I don’t know about the rest of you, but I’ve had a hard week. So I’ve decided to turn my mind to the things I am looking forward to about the upcoming holidays. And one of the things that I like best about Yule is Wassail.

For those of you who are not familiar with this delicious Yule treat, Wassail is an old Saxon tradition. The word breaks down to ‘Waes Hail’ or ‘Good Health,’ and it was traditional to drink to the ‘good health’ of the village for the year. The young men of the village would go door to door on Yule singing a Wassail song. Each household would give them silver to “pay” the young men to drink for the good health of the household and their fields for the new year. This is where caroling comes from, and in many small towns in England, this old tradition is still carried on to this day. (Bobbing for apples probably came from the wassail tradition as well).

Wassail is a hot punch that brings comfort and cheer, though I wouldn’t recommend it for the children. (Unless of course, you want your children to sleep very soundly that night. In all honesty, you can make this completely alcohol free, though traditionally the alcohol is an important component, ritually and practically).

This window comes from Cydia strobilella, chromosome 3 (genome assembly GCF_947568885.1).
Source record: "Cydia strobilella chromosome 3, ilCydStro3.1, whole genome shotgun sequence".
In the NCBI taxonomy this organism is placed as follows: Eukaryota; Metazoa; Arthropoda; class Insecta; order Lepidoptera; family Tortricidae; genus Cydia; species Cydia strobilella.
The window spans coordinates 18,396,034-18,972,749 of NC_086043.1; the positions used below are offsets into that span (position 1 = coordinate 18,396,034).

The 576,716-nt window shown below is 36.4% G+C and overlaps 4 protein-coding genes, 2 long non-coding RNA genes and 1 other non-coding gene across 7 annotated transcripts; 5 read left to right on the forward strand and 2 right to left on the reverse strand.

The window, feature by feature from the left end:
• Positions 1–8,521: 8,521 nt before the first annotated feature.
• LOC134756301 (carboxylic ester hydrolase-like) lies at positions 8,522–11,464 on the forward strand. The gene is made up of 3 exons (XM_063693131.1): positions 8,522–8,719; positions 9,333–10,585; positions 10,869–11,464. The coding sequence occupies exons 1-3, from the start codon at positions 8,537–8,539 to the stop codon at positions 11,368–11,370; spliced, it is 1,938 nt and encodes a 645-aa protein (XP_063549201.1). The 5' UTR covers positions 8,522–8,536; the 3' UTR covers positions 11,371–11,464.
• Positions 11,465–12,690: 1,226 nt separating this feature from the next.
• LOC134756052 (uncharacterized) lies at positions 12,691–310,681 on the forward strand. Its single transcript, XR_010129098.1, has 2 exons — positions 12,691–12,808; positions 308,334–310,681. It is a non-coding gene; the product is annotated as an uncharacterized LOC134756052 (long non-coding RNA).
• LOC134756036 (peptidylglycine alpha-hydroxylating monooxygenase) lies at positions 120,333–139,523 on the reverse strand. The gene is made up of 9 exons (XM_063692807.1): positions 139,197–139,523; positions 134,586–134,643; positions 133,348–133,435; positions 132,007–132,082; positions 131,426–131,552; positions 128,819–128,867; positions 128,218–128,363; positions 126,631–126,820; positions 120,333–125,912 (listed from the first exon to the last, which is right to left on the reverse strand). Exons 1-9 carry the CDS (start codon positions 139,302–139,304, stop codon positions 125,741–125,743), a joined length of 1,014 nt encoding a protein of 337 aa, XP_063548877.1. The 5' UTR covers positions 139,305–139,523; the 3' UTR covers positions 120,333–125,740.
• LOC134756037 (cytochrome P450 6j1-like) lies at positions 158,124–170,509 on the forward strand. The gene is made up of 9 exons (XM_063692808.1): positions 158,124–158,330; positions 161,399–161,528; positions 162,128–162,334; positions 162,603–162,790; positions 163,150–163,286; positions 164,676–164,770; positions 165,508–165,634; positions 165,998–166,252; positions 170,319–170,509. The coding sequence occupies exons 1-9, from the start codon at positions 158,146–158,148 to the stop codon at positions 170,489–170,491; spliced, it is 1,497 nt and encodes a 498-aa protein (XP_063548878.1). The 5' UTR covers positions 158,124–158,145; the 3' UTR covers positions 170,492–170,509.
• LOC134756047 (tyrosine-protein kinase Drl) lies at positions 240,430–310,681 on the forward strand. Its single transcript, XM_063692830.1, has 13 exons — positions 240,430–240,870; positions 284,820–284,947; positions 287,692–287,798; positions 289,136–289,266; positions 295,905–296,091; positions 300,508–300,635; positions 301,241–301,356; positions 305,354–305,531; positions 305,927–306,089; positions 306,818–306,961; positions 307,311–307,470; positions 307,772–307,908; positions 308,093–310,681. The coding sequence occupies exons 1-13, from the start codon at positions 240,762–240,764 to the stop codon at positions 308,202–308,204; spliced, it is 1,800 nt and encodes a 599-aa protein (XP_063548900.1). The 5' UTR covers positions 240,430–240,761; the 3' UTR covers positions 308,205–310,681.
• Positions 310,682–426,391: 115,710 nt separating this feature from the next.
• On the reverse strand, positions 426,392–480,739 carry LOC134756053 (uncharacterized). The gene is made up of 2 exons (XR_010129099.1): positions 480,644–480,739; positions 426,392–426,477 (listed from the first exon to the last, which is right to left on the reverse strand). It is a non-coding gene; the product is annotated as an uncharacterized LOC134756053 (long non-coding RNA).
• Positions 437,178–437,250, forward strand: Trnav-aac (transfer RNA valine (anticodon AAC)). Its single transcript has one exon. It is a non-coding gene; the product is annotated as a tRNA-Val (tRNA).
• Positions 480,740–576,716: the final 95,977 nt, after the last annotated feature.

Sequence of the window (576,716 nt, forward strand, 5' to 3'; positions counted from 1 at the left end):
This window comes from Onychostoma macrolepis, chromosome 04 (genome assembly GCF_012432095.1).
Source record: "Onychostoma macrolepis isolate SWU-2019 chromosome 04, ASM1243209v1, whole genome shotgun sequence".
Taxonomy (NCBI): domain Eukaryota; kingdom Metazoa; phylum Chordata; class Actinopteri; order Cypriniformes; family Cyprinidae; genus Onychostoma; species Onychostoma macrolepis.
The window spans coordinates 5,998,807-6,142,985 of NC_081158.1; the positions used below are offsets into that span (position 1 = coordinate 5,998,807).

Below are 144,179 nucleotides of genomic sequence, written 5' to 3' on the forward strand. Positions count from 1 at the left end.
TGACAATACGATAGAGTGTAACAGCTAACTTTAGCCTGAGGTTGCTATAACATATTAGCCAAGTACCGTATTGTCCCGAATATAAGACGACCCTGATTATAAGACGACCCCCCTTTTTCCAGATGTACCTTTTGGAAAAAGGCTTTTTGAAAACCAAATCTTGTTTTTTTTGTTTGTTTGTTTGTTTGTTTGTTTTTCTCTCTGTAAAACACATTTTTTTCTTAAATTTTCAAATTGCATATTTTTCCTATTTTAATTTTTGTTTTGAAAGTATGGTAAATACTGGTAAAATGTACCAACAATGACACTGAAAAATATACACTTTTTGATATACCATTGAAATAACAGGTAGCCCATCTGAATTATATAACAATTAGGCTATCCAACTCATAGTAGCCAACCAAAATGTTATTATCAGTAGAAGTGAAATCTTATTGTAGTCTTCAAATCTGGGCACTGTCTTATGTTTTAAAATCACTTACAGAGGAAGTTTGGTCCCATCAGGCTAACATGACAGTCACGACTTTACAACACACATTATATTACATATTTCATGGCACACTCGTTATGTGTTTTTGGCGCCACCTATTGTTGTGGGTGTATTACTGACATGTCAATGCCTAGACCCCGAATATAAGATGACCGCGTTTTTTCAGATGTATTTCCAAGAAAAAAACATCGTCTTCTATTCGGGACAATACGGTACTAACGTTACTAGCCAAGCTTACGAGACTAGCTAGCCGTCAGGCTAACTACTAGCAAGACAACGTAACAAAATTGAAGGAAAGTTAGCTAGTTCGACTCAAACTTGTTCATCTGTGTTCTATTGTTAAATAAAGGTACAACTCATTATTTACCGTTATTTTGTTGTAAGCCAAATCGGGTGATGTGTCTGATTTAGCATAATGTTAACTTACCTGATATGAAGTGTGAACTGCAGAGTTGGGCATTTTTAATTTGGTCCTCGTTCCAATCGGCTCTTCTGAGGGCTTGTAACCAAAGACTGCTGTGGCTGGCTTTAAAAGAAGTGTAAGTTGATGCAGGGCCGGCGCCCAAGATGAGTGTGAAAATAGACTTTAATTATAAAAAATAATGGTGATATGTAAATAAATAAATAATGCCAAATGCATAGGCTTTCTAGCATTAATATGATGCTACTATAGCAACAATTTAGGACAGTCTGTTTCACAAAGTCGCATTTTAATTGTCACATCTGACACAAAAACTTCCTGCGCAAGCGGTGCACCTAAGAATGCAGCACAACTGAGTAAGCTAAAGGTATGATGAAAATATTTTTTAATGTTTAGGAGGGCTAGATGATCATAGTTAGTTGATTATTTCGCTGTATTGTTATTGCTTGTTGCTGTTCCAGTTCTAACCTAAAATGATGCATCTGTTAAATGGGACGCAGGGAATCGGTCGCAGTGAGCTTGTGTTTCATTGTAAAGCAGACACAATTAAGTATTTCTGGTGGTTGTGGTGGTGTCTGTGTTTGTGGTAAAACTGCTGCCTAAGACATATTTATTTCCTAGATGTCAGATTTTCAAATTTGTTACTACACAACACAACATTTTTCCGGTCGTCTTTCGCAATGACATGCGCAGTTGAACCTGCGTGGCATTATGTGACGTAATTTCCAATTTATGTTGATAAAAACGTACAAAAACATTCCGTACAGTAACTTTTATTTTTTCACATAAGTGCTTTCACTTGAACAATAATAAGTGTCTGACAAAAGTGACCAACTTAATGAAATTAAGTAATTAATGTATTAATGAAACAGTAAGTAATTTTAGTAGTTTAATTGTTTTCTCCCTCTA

Wassail Recipe –

2 apples

2 pears


1 gallon local cider

1 or 2 bottles ale (whatever brand you prefer, I like to use locally brewed)

A fifth of brandy (again, whichever brand you prefer)

1 teaspoon cinnamon

1 teaspoon ginger

1 teaspoon nutmeg

First you should clove your apples and pears. All you need to do for this is to take your apples and pears and spear them with cloves all over. Some people do it in orderly rows  or patterns (we’re not that picky in my household). When the fruit is liberally stuck with cloves, set them aside until later.